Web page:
Russia has strengthened its diplomatic strategy that implicates the imminent dissolution of U.S unilateral hegemony and the revival of regional hegemony since former president Vladimir Putin took office in the late 1990s. The Russian government has taken advantage of energy resources in order to carry out an aggressive national security policy. Thus, Russia's energy diplomacy connects directly with its military and security considerations. Russia actually extends control over the European and Commonwealth of Independent States (CIS) region by providing pro-Russian countries with natural resources. The Russian government has reinforced energy nationalism, as evidenced by the nationalization of major oil and gas enterprises. For example, the Sakhalin-II oil project operated by foreign companies was forced into termination. The investors who participated in the Sakhalin-III oil project had to sell their shareholdings.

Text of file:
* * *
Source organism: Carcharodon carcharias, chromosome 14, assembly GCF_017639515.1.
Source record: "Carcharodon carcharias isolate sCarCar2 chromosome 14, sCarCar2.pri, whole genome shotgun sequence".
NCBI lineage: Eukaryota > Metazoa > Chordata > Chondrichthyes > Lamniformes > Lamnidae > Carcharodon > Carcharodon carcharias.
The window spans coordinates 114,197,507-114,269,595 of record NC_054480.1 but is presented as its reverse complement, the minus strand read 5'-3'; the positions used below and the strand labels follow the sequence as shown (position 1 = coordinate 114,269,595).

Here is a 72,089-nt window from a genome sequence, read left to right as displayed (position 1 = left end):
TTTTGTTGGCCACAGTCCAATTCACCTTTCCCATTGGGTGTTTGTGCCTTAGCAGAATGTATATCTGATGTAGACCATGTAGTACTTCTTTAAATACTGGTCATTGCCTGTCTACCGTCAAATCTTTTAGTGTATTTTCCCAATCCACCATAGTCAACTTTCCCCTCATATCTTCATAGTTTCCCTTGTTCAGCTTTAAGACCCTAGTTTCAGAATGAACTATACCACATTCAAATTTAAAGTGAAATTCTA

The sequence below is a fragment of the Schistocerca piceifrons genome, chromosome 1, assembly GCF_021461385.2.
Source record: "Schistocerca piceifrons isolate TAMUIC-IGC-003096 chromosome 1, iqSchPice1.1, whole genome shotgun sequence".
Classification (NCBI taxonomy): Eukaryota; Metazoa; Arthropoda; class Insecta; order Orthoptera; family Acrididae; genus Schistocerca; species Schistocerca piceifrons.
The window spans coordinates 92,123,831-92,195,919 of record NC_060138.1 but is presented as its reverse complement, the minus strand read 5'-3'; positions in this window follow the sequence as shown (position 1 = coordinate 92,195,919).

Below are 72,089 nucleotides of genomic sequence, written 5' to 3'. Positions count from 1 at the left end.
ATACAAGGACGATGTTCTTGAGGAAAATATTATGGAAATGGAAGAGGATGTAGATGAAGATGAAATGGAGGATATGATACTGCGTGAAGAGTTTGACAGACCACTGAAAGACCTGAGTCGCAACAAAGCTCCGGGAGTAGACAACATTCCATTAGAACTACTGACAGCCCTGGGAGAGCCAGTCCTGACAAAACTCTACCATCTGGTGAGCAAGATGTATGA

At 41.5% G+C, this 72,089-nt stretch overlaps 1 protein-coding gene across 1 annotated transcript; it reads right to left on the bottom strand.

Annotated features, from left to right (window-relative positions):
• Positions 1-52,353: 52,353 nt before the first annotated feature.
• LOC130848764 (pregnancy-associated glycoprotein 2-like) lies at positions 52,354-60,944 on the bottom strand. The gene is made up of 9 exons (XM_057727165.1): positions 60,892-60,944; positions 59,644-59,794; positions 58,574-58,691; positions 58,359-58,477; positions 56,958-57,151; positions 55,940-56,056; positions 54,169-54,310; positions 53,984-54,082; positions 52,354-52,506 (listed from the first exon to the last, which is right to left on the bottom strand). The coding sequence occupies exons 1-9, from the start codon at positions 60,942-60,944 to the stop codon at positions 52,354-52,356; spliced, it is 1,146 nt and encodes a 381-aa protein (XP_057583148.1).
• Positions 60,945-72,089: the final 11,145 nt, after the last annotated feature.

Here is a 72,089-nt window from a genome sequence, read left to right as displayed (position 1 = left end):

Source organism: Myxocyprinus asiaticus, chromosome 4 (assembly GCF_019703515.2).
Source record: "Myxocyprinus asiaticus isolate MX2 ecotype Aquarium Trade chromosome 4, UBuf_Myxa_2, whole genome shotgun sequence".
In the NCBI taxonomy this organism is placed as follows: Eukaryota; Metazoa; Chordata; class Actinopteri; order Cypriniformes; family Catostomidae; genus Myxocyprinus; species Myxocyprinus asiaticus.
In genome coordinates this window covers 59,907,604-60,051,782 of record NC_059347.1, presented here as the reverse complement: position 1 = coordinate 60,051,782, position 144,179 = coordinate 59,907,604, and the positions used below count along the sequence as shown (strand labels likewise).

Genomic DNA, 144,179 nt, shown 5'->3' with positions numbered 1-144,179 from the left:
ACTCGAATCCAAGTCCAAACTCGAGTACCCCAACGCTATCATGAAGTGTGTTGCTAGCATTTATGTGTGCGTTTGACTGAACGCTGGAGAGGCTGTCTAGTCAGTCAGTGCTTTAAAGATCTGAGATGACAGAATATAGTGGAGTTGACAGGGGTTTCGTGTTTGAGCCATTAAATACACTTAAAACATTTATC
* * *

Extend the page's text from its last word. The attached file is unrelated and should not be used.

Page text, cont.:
Moreover, in 2000, Russia took diplomatic revenge for the pro-Western policy of Ukrainian president Viktor Yuschenko by stopping Russian oil transportation. The Ukrainian government was forced to deliver an open apology to Russia. Also, in August 2008, the conflict in Georgia was the result of the US- Russian struggle for hegemonic power over the CIS region. Russia regarded South Ossetia and Abkhazia in the Georgian area as independent countries, while the U.S insisted that the two states were Georgian territories. However, Russia attacked Georgia in order to protect Russian residents in South Ossetia. Georgia surrendered within two days and eventually admitted that South Ossetia and Abkhazia were engaged in Russian-controlled areas. These issues show that energy diplomacy is an inherent part of Russia's hard-line policy.